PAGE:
Cost to restore Historic Old Central High School grows
The estimated price tag to maintain the landmark Historic Old Central High School has grown to nearly $25 million. The Duluth School Board will vote on its annual 10-year capital improvement plan next week that includes repair and restoration cos...
The estimated price tag to maintain the landmark Historic Old Central High School has grown to nearly $25 million.
The Duluth School Board will vote on its annual 10-year capital improvement plan next week that includes repair and restoration costs to the 126-year-old building that is listed on the National Register of Historic Places. The plan also projects a $10 million deficit at the end, based on current levy numbers.
A change in projects and levy funding could alter that, said district facilities manager Dave Spooner, but the estimated eventual debt reflects the level of work that needs to be done to maintain the dozen-plus district properties.
One of those changes could be selling Historic Old Central. The building has in recent decades housed district administration and the Area Learning Center, and received little attention during the $315 million district construction and consolidation plan completed in 2013. School Board members have floated the idea of selling from time to time, but the building has not been put up for sale.
"It's a conversation I am definitely open to," member Josh Gorham said Monday.
Member Alanna Oswald said she wonders whether the district should be in the business of restoring the landmark.
"I think it's really sad we are not able to take care of that building and honor its legacy like we should," she said. "I think it needs to be a priority if we are going to remain there, but we don't have the resources to do everything we need to do."
The projected cost to repair and restore Historic Old Central makes up more than half of the $44 million in maintenance work planned for the next decade. Professionals will soon audit the building to determine a more accurate cost, Superintendent Bill Gronseth said. It hasn't been done in more than a decade.
"Part of having an assessment done is so we have a firm understanding of how much work the building needs ... and make some decisions before we start any major projects," Gronseth said.
Any buyer would need the skills to work with a historic building and "respect and maintain it as a historical site," he said.
The most expensive work is slated to begin during the 2024 budget year, and includes replacement of one section of the original slate tile roof for $3 million. (The entire roofing project is expected to cost more than $8 million.)
'Elephant in the room'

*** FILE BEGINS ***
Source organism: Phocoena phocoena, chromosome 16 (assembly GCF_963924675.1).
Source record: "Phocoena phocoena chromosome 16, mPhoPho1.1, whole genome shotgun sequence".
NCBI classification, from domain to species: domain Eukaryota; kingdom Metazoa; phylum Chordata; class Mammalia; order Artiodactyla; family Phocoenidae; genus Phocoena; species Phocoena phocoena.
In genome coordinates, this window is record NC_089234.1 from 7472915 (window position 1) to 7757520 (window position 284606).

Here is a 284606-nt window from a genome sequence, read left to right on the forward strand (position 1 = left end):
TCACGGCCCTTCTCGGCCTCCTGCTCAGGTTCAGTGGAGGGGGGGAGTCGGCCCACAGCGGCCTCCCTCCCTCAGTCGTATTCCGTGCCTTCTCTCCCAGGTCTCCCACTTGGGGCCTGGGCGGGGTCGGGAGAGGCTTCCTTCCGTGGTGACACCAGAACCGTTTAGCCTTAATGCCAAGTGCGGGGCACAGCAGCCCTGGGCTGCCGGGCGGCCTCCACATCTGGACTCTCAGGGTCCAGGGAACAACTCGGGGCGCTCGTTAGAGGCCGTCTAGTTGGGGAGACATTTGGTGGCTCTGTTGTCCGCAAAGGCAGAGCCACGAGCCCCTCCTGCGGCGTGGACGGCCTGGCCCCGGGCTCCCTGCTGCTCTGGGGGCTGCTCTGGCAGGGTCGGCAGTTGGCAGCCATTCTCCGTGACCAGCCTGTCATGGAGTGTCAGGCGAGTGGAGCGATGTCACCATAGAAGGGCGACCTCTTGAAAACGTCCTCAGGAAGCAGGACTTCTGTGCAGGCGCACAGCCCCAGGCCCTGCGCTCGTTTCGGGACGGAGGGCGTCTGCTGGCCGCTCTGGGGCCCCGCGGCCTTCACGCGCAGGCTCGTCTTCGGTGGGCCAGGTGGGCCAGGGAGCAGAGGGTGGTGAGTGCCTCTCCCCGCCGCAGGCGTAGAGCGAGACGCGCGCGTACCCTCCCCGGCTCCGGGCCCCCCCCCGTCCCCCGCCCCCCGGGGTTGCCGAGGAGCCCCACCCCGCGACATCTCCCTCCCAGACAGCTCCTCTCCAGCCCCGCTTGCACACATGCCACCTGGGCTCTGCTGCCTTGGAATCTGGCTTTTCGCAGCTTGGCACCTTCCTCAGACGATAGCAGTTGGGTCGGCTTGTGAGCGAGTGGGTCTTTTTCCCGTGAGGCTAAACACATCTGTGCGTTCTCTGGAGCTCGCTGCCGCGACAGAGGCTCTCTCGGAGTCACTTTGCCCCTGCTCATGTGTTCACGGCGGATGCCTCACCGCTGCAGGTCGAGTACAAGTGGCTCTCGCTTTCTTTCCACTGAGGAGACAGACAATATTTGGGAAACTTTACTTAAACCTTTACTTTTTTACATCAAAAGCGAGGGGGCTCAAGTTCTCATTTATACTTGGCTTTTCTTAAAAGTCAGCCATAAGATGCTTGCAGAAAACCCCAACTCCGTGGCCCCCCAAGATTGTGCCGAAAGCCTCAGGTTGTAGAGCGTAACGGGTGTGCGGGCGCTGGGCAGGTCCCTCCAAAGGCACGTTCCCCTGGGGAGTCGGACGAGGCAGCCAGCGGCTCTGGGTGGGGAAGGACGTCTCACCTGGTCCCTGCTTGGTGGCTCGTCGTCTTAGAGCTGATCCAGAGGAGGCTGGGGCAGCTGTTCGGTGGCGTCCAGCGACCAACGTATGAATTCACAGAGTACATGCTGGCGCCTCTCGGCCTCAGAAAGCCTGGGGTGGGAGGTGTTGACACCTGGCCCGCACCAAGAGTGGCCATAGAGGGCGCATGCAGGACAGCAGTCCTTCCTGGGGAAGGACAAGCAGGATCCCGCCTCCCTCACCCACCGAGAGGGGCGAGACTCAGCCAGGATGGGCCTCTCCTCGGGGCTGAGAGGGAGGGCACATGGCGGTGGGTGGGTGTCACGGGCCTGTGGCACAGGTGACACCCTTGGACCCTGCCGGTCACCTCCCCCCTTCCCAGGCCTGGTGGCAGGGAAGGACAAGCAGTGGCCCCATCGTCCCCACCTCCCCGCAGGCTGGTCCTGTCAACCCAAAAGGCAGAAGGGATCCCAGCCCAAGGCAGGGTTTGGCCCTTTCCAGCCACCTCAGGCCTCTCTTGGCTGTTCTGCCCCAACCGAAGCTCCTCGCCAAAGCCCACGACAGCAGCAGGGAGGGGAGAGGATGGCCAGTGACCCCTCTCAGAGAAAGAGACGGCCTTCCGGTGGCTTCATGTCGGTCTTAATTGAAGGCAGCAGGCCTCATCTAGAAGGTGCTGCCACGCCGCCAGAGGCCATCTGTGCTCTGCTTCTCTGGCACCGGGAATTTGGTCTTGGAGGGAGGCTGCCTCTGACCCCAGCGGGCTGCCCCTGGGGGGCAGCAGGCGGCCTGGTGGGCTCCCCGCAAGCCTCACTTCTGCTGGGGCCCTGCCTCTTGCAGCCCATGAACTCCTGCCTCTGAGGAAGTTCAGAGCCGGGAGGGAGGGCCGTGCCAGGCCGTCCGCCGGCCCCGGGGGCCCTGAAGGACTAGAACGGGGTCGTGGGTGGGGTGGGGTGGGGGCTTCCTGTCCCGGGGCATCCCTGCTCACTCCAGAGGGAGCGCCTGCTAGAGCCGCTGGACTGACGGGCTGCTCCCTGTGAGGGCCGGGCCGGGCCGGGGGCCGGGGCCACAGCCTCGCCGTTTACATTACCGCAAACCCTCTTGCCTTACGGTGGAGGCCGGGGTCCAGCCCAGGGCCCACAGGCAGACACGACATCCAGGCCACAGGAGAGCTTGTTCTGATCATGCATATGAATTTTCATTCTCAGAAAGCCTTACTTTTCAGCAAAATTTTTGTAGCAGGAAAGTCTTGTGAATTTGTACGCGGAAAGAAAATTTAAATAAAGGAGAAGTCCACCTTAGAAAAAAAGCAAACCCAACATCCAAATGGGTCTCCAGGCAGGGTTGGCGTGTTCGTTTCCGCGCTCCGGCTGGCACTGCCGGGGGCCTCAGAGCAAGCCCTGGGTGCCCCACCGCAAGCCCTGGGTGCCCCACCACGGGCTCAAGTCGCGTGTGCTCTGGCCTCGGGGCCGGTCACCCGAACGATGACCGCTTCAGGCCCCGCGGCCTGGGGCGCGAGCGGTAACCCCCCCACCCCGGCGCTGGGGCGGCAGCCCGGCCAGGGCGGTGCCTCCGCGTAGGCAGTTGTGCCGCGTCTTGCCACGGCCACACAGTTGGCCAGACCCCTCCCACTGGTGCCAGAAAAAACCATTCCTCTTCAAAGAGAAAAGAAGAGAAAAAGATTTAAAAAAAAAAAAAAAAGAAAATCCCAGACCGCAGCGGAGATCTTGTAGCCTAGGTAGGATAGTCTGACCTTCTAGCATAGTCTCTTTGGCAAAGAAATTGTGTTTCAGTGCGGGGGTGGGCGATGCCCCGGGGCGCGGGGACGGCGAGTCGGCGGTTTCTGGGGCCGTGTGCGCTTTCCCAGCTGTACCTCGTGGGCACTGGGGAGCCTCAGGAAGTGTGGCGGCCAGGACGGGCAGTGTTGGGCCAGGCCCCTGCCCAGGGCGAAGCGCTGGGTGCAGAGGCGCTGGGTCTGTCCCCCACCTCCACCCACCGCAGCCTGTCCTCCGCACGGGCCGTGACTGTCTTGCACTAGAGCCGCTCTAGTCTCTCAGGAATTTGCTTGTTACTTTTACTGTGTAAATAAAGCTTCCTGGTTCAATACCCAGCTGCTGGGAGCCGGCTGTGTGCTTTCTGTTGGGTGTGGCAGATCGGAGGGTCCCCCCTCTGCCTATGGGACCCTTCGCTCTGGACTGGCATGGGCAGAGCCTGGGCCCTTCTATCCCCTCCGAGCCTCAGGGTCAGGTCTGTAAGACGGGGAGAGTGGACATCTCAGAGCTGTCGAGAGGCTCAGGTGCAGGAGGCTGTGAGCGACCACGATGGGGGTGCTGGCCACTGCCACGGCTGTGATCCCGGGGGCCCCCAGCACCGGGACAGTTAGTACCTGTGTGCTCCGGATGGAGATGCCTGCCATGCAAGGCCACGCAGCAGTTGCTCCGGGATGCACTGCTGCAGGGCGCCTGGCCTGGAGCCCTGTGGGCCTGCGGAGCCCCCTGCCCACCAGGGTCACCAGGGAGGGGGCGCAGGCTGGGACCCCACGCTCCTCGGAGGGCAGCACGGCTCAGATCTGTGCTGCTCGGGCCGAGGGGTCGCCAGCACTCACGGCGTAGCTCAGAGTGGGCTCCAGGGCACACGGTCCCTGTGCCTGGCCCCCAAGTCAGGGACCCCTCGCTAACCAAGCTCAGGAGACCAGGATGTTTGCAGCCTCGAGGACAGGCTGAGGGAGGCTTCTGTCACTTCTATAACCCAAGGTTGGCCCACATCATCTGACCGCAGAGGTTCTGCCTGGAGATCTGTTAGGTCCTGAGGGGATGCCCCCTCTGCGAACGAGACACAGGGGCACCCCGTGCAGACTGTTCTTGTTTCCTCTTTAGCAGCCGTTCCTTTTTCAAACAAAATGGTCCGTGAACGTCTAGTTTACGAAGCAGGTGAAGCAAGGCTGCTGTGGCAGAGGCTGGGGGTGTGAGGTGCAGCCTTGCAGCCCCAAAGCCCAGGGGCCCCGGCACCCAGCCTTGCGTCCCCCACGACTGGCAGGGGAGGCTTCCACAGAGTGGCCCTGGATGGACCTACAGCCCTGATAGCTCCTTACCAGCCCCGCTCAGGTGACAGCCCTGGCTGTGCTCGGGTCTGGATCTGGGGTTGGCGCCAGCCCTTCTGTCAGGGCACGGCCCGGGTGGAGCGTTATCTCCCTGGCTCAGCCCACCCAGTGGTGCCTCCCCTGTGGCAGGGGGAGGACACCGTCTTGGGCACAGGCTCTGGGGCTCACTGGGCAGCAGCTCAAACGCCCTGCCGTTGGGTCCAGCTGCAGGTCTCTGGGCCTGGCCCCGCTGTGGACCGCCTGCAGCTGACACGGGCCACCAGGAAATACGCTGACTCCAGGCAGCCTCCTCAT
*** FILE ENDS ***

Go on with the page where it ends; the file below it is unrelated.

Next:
In 1892 when Historic Old Central was built, the lumber and shipping industries had made Duluth a thriving, wealthy city. The Richardsonian Romanesque-style school was considered one of the greatest examples of that style of architecture in the United States. Designed by Emmet S. Palmer and Lucien P. Hall, it was modeled after the Allegheny County Courthouse in Pittsburgh.
Its place on the National Register means a strict adherence to preservation guidelines when doing work. That plan includes preservation of exterior facades, along with entrance stairways, walks and approaches and the grounds in all directions but north. It would take fire or an act of God for permission to demolish the building, and only then if half or more of the structure is already destroyed. Doing nothing is also allowed, which is why selling would be a careful consideration.
Other major expenses include window replacement for $1.8 million and restoration of the iconic clock tower and chimneys for $1.4 million.
Spooner is concerned about the cost to heat the building when it converts from steam to hot water over the next few years. That, along with ventilation and the school's exterior - including masonry, windows and the roof - are the most pressing needs, he said.
Board chairman David Kirby said the city and district need to decide together what to do with the historic building.
"It's always kind of the elephant in the room," he said, but the problems that need to be addressed more imminently won't be ignored before that decision is made.
The board votes on a new maintenance plan each year.
The district's financial woes - having almost no reserve cash - have affected maintenance plans.
Maintenance money, to the tune of $1 million each year, is being spent this year and the next two to pay the salaries of some of the employees who work on such projects. That means some projects have been pushed down the line. The unbudgeted $1 million playground mulch replacement project done last year also deferred maintenance.
The district typically doesn't spend as much as the Minnesota Department of Education recommends for capital improvements: $2 to $3 per square foot a year. In Duluth, that means between $3.8 million and $5.7 million per year, Spooner said.
The repair work being done this year costs about $1.8 million. The next maintenance cycle, to be voted on by the board via property tax levy in December, is expected to cost $3.2 million.
Oswald doesn't see the decade of planned work and associated costs as an indicator of more looming debt. (And maintenance funding by law is separate from classroom expenses.)
"It shows we have more needs than resources," she said. "We may need to make some tough choices."